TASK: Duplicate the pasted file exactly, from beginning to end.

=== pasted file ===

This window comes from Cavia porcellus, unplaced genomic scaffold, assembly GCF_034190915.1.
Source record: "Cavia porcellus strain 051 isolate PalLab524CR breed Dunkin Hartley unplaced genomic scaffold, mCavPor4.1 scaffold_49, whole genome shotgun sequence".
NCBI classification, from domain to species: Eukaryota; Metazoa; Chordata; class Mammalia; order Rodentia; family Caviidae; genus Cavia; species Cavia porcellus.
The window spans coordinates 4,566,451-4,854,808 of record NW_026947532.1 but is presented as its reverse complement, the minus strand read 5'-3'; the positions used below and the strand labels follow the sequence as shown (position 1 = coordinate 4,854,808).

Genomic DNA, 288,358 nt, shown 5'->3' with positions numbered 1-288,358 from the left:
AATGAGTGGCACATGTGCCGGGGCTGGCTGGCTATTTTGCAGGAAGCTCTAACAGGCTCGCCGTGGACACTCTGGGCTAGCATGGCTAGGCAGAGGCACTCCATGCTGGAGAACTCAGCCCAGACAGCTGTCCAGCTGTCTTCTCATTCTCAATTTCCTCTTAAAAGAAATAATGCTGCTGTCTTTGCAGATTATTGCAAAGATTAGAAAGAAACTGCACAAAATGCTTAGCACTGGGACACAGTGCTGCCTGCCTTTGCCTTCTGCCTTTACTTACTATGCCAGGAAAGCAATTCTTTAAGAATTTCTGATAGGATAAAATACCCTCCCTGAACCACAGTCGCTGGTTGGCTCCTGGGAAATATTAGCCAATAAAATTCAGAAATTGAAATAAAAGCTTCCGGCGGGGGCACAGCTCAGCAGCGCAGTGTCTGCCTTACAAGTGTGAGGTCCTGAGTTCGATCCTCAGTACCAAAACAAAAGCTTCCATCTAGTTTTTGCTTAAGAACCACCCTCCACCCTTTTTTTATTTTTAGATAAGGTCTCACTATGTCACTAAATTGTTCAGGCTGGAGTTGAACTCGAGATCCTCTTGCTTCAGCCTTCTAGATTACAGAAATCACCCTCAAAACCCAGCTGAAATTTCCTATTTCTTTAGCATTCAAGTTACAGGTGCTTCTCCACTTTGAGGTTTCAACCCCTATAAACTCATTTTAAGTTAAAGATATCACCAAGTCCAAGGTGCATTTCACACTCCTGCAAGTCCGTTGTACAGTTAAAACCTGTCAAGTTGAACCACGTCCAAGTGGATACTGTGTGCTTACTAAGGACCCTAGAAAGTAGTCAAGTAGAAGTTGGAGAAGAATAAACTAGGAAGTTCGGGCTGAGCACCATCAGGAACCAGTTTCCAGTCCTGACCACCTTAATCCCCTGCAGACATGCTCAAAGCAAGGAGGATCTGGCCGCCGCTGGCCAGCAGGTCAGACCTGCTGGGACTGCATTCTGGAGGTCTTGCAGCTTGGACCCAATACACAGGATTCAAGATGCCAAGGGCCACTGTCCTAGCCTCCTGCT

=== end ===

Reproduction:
This window comes from Cavia porcellus, unplaced genomic scaffold, assembly GCF_034190915.1.
Source record: "Cavia porcellus strain 051 isolate PalLab524CR breed Dunkin Hartley unplaced genomic scaffold, mCavPor4.1 scaffold_49, whole genome shotgun sequence".
NCBI classification, from domain to species: Eukaryota; Metazoa; Chordata; class Mammalia; order Rodentia; family Caviidae; genus Cavia; species Cavia porcellus.
The window spans coordinates 4,566,451-4,854,808 of record NW_026947532.1 but is presented as its reverse complement, the minus strand read 5'-3'; the positions used below and the strand labels follow the sequence as shown (position 1 = coordinate 4,854,808).

Genomic DNA, 288,358 nt, shown 5'->3' with positions numbered 1-288,358 from the left:
AATGAGTGGCACATGTGCCGGGGCTGGCTGGCTATTTTGCAGGAAGCTCTAACAGGCTCGCCGTGGACACTCTGGGCTAGCATGGCTAGGCAGAGGCACTCCATGCTGGAGAACTCAGCCCAGACAGCTGTCCAGCTGTCTTCTCATTCTCAATTTCCTCTTAAAAGAAATAATGCTGCTGTCTTTGCAGATTATTGCAAAGATTAGAAAGAAACTGCACAAAATGCTTAGCACTGGGACACAGTGCTGCCTGCCTTTGCCTTCTGCCTTTACTTACTATGCCAGGAAAGCAATTCTTTAAGAATTTCTGATAGGATAAAATACCCTCCCTGAACCACAGTCGCTGGTTGGCTCCTGGGAAATATTAGCCAATAAAATTCAGAAATTGAAATAAAAGCTTCCGGCGGGGGCACAGCTCAGCAGCGCAGTGTCTGCCTTACAAGTGTGAGGTCCTGAGTTCGATCCTCAGTACCAAAACAAAAGCTTCCATCTAGTTTTTGCTTAAGAACCACCCTCCACCCTTTTTTTATTTTTAGATAAGGTCTCACTATGTCACTAAATTGTTCAGGCTGGAGTTGAACTCGAGATCCTCTTGCTTCAGCCTTCTAGATTACAGAAATCACCCTCAAAACCCAGCTGAAATTTCCTATTTCTTTAGCATTCAAGTTACAGGTGCTTCTCCACTTTGAGGTTTCAACCCCTATAAACTCATTTTAAGTTAAAGATATCACCAAGTCCAAGGTGCATTTCACACTCCTGCAAGTCCGTTGTACAGTTAAAACCTGTCAAGTTGAACCACGTCCAAGTGGATACTGTGTGCTTACTAAGGACCCTAGAAAGTAGTCAAGTAGAAGTTGGAGAAGAATAAACTAGGAAGTTCGGGCTGAGCACCATCAGGAACCAGTTTCCAGTCCTGACCACCTTAATCCCCTGCAGACATGCTCAAAGCAAGGAGGATCTGGCCGCCGCTGGCCAGCAGGTCAGACCTGCTGGGACTGCATTCTGGAGGTCTTGCAGCTTGGACCCAATACACAGGATTCAAGATGCCAAGGGCCACTGTCCTAGCCTCCTGCT